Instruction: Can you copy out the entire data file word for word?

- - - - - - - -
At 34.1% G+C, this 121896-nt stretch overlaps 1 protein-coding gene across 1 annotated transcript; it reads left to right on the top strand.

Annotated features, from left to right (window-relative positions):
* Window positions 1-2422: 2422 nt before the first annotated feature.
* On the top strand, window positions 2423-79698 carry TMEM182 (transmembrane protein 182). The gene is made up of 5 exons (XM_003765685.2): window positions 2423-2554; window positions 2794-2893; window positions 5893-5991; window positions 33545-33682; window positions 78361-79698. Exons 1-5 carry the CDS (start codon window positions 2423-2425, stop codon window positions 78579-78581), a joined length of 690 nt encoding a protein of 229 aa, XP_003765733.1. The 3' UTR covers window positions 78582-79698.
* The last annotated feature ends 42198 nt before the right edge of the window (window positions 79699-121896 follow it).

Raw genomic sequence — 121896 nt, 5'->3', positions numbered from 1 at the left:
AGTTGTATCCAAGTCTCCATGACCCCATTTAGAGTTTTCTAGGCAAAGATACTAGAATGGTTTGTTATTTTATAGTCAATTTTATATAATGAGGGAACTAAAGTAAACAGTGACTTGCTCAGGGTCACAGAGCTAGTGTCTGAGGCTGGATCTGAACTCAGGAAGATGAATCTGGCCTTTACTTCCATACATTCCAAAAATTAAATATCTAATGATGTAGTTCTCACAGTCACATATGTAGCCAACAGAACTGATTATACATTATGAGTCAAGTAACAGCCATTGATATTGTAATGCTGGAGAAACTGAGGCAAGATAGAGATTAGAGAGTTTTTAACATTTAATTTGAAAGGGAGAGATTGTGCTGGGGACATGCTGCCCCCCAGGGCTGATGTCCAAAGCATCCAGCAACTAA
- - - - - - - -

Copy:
At 34.1% G+C, this 121896-nt stretch overlaps 1 protein-coding gene across 1 annotated transcript; it reads left to right on the top strand.

Annotated features, from left to right (window-relative positions):
* Window positions 1-2422: 2422 nt before the first annotated feature.
* On the top strand, window positions 2423-79698 carry TMEM182 (transmembrane protein 182). The gene is made up of 5 exons (XM_003765685.2): window positions 2423-2554; window positions 2794-2893; window positions 5893-5991; window positions 33545-33682; window positions 78361-79698. Exons 1-5 carry the CDS (start codon window positions 2423-2425, stop codon window positions 78579-78581), a joined length of 690 nt encoding a protein of 229 aa, XP_003765733.1. The 3' UTR covers window positions 78582-79698.
* The last annotated feature ends 42198 nt before the right edge of the window (window positions 79699-121896 follow it).

Raw genomic sequence — 121896 nt, 5'->3', positions numbered from 1 at the left:
AGTTGTATCCAAGTCTCCATGACCCCATTTAGAGTTTTCTAGGCAAAGATACTAGAATGGTTTGTTATTTTATAGTCAATTTTATATAATGAGGGAACTAAAGTAAACAGTGACTTGCTCAGGGTCACAGAGCTAGTGTCTGAGGCTGGATCTGAACTCAGGAAGATGAATCTGGCCTTTACTTCCATACATTCCAAAAATTAAATATCTAATGATGTAGTTCTCACAGTCACATATGTAGCCAACAGAACTGATTATACATTATGAGTCAAGTAACAGCCATTGATATTGTAATGCTGGAGAAACTGAGGCAAGATAGAGATTAGAGAGTTTTTAACATTTAATTTGAAAGGGAGAGATTGTGCTGGGGACATGCTGCCCCCCAGGGCTGATGTCCAAAGCATCCAGCAACTAA